Fighting can be fun
by April Henry
One of our lovely readers asks: "Do you find yourself avoiding conflict in your books?"
The answer is a big “Of course!”
First of all, I avoid conflict in real life. I don’t like to fight with my husband. I don’t want to ask my teenager a question if I know I’m not going to like the answer. If I’m downtown and see some crazy guy walking my way, I’ll cross the street long before we cross paths.
Avoiding conflict is easy. But it doesn’t make for very good writing.
And when you write mysteries and thrillers like I do, you have to have conflict. At the end of the book, you have to have that moment when the good guy confronts the bad guy - and wins. (But winning should not feel like a sure thing.)
Fighting is good - on paper
Recently, I was writing a scene where a cop asks someone to leave town for his own safety. And, according to my outline, the character was going to agree.
But he didn’t. He simply refused to. He was insulted that the cop asked him to run and hide.
The conflict that resulted not only made the story more believable, it also made it more interesting. Their argument let the reader think about both sides of the issue.
Ways to add conflict
* No chit-chat. Dialog should never be ho-hum. Whenever possible, set two speakers against each other – clash of personalities, a struggle over status, competing egos, lies, etc.
* Write scenes that personally make your palms sweat. Don’t stack the odds in your character's favor. Multiply the bad things he faces - and see what he does in response. You’ll find that when his - and your - back is against the wall, he’s even more clever than you thought.
* Conflict doesn’t have to always be between two people. It can also be between a character and his environment. So play on universal fears by adding one or more of the following to your scene: darkness, bad weather, something crawling on the skin, objects that cover other objects, being alone, being helpless or unable to act, something under the bed, closed or partially opened doors, hallways or tunnels that lead to the unknown, cramped spaces, basements, attics, heights, crowds, or disease.
* Give your characters phobias or fears - and then make them face those fears. Afraid of heights? The final confrontation should take place on a rooftop. Afraid of repeating the same mistake? Give your character the opportunity to get it right.
* Hurt a main character. Do it early so the reader knows no one is off limits. It also helps to make one character especially violent.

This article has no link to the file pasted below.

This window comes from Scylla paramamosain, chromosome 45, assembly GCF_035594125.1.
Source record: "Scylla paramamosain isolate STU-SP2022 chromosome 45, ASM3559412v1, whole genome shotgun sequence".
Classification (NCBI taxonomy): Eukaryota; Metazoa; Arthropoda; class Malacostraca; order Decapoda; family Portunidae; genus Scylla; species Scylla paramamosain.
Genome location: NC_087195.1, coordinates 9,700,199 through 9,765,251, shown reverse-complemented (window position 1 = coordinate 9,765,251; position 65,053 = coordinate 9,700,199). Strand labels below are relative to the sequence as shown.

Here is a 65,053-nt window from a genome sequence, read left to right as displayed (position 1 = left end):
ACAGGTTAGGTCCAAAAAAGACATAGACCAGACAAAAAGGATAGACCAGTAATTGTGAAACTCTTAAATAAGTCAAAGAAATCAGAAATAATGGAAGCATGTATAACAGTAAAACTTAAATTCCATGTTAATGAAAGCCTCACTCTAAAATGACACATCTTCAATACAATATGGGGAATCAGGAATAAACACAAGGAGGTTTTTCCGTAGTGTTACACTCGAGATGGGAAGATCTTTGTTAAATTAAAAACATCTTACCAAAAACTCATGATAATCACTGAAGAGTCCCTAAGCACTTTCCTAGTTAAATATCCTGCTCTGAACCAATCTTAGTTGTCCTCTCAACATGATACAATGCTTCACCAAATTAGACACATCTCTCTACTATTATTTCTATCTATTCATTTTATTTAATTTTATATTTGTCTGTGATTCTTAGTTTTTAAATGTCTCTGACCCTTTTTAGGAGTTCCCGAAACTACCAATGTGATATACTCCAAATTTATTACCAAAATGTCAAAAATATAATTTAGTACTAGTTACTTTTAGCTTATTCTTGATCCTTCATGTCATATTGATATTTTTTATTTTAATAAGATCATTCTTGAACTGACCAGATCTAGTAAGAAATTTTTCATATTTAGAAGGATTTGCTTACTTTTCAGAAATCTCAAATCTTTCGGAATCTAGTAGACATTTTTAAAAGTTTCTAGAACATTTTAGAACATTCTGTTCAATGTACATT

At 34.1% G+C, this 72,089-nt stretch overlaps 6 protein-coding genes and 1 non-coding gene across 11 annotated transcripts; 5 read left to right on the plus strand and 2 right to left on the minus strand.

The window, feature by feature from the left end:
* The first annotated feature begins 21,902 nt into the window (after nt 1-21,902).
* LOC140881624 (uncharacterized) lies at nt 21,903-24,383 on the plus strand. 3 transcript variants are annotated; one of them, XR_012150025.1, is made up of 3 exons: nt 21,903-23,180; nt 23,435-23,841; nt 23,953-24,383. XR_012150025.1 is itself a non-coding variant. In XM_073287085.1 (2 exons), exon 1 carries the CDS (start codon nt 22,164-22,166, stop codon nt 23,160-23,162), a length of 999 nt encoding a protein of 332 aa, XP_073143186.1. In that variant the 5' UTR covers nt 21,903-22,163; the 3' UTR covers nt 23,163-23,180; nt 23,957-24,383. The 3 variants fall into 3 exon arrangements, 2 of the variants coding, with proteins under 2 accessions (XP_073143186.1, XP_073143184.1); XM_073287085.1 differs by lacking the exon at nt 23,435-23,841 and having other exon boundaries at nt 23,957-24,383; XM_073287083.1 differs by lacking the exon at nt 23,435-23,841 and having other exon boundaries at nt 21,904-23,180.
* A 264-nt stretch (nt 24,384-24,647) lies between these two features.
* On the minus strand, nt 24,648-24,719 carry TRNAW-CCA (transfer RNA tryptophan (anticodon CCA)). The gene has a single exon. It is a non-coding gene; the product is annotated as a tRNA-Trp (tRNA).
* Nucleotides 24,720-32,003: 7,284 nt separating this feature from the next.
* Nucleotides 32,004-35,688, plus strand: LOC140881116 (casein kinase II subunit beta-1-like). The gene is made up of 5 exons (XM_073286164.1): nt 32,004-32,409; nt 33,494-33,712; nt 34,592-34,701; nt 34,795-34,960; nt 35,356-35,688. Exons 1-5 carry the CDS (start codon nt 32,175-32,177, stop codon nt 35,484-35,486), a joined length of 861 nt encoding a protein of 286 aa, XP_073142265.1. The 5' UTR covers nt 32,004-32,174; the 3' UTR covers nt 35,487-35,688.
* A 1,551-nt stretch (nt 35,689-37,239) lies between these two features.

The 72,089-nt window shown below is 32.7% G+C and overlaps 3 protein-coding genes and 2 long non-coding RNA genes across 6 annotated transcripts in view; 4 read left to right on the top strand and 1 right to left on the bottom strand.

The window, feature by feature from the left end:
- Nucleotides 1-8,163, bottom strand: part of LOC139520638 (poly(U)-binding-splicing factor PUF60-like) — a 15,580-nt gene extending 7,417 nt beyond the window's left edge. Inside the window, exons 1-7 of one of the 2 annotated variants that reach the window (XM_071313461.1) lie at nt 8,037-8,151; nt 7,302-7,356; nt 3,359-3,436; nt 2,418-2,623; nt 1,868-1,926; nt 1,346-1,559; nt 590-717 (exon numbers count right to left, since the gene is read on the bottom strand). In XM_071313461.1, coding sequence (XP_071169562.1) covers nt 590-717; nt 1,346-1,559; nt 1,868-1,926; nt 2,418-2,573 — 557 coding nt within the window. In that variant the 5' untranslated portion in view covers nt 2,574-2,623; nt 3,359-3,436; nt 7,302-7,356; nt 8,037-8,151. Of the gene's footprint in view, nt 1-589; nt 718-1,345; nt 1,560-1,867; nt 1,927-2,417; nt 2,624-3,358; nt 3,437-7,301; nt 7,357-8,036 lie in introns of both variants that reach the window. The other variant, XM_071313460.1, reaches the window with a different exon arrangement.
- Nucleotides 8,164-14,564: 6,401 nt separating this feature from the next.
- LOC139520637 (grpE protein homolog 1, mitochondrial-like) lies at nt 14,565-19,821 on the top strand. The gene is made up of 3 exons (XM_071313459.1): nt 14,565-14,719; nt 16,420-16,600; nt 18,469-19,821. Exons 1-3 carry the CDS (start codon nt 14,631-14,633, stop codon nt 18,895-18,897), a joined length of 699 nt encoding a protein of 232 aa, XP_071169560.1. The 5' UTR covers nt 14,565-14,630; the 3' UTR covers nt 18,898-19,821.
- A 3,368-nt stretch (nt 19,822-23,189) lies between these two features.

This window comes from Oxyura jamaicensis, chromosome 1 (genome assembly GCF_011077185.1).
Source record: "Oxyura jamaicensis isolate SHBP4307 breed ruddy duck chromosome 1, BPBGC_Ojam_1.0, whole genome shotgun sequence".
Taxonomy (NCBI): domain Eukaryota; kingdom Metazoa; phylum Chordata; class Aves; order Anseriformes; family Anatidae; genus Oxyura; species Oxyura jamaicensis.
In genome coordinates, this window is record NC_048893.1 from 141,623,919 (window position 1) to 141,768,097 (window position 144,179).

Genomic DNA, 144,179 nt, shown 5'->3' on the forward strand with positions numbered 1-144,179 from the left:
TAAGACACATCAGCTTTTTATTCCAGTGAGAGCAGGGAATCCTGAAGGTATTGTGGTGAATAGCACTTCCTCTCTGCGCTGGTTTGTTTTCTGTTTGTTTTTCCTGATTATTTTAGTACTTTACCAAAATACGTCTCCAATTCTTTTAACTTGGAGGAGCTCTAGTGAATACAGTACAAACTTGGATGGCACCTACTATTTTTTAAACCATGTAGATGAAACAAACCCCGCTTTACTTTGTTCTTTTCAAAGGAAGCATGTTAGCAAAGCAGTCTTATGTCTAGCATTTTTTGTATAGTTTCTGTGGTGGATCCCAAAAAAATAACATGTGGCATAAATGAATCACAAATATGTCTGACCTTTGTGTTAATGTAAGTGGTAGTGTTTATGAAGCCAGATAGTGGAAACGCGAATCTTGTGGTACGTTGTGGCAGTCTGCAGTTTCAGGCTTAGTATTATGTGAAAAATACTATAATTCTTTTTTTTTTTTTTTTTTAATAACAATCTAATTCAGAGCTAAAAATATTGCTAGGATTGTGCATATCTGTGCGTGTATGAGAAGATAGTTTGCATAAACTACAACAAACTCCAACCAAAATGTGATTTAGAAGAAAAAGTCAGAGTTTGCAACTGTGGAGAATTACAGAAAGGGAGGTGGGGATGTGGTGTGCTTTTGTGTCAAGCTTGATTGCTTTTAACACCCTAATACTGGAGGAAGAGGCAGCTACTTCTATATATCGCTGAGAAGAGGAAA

* Even better, kill somebody off – preferably a likable character. Readers will be on the edge of their seats, knowing that anything at all - even something very bad - could happen. (This works so well in Game of Thrones.You can never rest easy, thinking George RR Martin will never kill someone off, that he’s too central to the story - because next thing you know, the guy has his head on a pike.)
Fighting is fun - in real life
Like I said, I’m afraid of any kind of confrontation. I can’t even bear to listen to talk radio, because the people are always yelling.
But like that metaphorical frog that doesn’t realize it’s slowly being boiled, I’ve somehow accidentally become involved in martial arts. I took a kickboxing class and along the way it somehow morphed into a kajukenbo class. Until the beginning of June, my sole purpose in that class was to make everyone else feel like they were better at sparring. I would get frightened and cower when people throw kicks and punches at me. (When we first started doing it, I had to resist the urge to run away, crying.)
In other words, I totally avoided conflict.
When they saw that I was getting freaked out, some of my classmates would back off and take it easy on me. But not this one 14 year old whom I call Devil Child. Devil Child will happily bruise me. His windmilling arms rain down blows, and he has a mean spinning kick and an even meaner chicken kick.
So this summer, I’ve learned to embrace conflict. Instead of stepping backward when Devil Child comes at me, more often than not I now move forward and keep throwing punches.
And I’ve even seen him flinch.
Which is sweet.
And now I can do it with all our other classmates. I’ve got the bruises to prove it.
But this class is teaching me that sometimes conflict is fun.